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Media Museum secures funding to develop plans for Sound and Vision galleries

The National Science and Media Museum in Bradford has announced that it has received initial support from The National Lottery Heritage Fund to begin the development of its ambitious Sound and Vision galleries and accompanying activity programme.

Sound and Vision will inspire one of the UK’s youngest, most diverse, and fastest-growing cities by providing wider access to iconic, world-class collections of photography, radio, film, TV, sound and digital technologies—from the world’s first moving image to the advent of the digital age. Created in close consultation with local communities, the galleries will make the museum the cultural cornerstone of many key projects including Bradford’s bid to be the City of Culture in 2025, the city’s culture strategy Culture is Our Plan, and the commitment to building a digital economy.

The initial first pass grant of £318,963 has been awarded for the development phase of the project, with the museum due to submit its second-round application next year to fund the delivery stage of the project. If the museum is successful in its second-round application, it will be awarded more than £3 million from The National Lottery Heritage Fund towards the delivery of the £6 million Sound and Vision project.

Commenting on this significant milestone, Jo Quinton-Tulloch, Director of the National Science and Media Museum, said: “We are thrilled that The National Lottery Heritage Fund has awarded us this enormous opportunity to bring our world class collections to life in new and exciting ways. By working collaboratively with our local audiences, we will explore the relevance and impact of image and audio technology throughout history, connecting the museum’s collections not only to this global communications age, but also directly to our home city. The project will give us the vital opportunity to realise the Science Museum Group’s mission of making STEM education open for all, helping to close some of the disparities caused by the pandemic and providing fantastic opportunities for our communities.”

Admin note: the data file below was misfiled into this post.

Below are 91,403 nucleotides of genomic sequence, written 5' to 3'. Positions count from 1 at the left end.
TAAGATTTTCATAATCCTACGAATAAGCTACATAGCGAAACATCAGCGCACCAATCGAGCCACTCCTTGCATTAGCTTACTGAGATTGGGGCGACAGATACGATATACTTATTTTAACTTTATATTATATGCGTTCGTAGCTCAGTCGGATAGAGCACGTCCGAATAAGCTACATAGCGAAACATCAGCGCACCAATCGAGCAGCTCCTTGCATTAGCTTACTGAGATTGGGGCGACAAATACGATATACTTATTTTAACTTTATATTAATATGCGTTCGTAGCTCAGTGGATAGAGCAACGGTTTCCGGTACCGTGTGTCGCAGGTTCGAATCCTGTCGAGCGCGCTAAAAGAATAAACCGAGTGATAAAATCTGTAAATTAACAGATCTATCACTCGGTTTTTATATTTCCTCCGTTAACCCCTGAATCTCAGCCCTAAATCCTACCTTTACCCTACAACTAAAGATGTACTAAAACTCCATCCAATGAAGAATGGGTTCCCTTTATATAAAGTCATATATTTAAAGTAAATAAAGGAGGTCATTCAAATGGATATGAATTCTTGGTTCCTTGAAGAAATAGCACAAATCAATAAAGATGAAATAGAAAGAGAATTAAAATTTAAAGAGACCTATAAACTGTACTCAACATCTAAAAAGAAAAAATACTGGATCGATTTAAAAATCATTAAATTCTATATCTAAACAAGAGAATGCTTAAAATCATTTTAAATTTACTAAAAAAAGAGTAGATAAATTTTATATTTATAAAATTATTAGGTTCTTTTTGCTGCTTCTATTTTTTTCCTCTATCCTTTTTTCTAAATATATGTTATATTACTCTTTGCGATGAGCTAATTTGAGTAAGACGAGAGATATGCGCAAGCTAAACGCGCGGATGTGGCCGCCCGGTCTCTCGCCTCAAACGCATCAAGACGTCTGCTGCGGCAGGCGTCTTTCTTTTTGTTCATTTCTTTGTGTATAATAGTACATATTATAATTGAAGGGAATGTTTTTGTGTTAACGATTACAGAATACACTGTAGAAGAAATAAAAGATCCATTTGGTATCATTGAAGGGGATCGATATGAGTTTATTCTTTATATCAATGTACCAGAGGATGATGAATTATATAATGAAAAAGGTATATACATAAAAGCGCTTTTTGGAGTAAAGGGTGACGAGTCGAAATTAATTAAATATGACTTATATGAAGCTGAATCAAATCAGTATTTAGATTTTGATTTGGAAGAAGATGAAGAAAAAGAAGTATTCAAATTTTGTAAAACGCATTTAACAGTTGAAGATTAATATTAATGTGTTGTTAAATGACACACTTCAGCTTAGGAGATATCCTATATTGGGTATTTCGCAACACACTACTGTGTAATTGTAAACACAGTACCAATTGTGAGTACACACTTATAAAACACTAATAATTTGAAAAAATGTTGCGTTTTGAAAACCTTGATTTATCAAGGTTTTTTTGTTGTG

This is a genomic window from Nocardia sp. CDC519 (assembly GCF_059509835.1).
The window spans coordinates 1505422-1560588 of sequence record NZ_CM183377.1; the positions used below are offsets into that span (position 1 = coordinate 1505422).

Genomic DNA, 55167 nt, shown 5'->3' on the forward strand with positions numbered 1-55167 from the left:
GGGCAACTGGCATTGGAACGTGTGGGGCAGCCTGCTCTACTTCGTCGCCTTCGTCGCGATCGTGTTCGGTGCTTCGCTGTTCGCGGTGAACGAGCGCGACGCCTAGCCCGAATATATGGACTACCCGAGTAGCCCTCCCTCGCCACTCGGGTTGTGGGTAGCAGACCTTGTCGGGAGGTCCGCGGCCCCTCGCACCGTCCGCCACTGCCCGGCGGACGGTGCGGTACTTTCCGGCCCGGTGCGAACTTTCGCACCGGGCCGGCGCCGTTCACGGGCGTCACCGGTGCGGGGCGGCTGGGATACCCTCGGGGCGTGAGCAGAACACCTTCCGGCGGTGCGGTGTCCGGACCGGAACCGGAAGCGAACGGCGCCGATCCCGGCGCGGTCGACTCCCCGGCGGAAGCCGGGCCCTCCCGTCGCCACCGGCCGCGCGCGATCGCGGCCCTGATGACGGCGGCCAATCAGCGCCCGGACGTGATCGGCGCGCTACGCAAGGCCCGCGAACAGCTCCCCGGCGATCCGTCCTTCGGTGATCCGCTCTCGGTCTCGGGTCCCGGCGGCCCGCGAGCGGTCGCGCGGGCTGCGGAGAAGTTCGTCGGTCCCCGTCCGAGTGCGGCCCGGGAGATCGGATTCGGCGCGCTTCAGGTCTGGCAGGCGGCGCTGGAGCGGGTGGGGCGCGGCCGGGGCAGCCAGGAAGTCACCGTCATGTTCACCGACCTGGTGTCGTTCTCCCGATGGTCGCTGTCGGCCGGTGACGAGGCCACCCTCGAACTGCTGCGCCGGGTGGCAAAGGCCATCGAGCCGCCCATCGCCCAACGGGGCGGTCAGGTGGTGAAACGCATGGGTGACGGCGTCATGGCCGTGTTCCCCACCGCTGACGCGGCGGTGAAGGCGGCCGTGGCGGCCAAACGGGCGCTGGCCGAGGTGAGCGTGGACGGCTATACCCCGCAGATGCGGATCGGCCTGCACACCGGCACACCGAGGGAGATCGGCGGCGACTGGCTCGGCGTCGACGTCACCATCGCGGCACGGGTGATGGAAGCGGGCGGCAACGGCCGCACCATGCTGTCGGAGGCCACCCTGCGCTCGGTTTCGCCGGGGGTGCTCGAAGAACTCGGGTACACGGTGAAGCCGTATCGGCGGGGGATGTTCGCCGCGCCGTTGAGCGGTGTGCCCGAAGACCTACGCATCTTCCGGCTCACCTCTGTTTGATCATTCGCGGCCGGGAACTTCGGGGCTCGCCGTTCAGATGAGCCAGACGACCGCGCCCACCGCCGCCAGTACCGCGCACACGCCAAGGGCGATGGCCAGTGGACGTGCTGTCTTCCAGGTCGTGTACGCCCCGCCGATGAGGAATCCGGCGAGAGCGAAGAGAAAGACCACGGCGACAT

Sound and Vision will re-energise Bradford’s cultural offer through three distinct focus areas: the internationally significant Science Museum Group collection; STEM; and working collaboratively, increasing participation with the collection. The development of the new galleries will explore key stories which are relevant to all our lives, including the creation of the world’s first photograph; Louis Le Prince’s ground-breaking work in moving images and film; and the forgotten pioneer of the pixel who created the building blocks of digital photography.

Sound and Vision will engage visitors in STEM by uncovering the science behind the everyday, showing that science is relevant to everything we do. The project will also work with local communities through a detailed activity plan, including opportunities to collect community stories, inspiring more people to reimagine their relationship with STEM and support them with opportunities for employment and upskilling, and responding to Culture is Our Plan, the culture strategy for Bradford.

During the project’s development phase, the museum will continue to consult and engage with the wider community, as well as setting up an Access Panel and Youth Forum for specific consultation. Development of the Sound and Vision gallery interpretation and design brief will commence, alongside audience research, staff training and volunteering opportunities. A number of new posts will also be recruited to join the project team, and the museum will be piloting new learning programmes to complement the activity plan.

More information about Sound and Vision will be made available on the National Science and Media Museum website. You can also follow the latest updates on the National Science and Media Museum’s Twitter, Facebook and Instagram.

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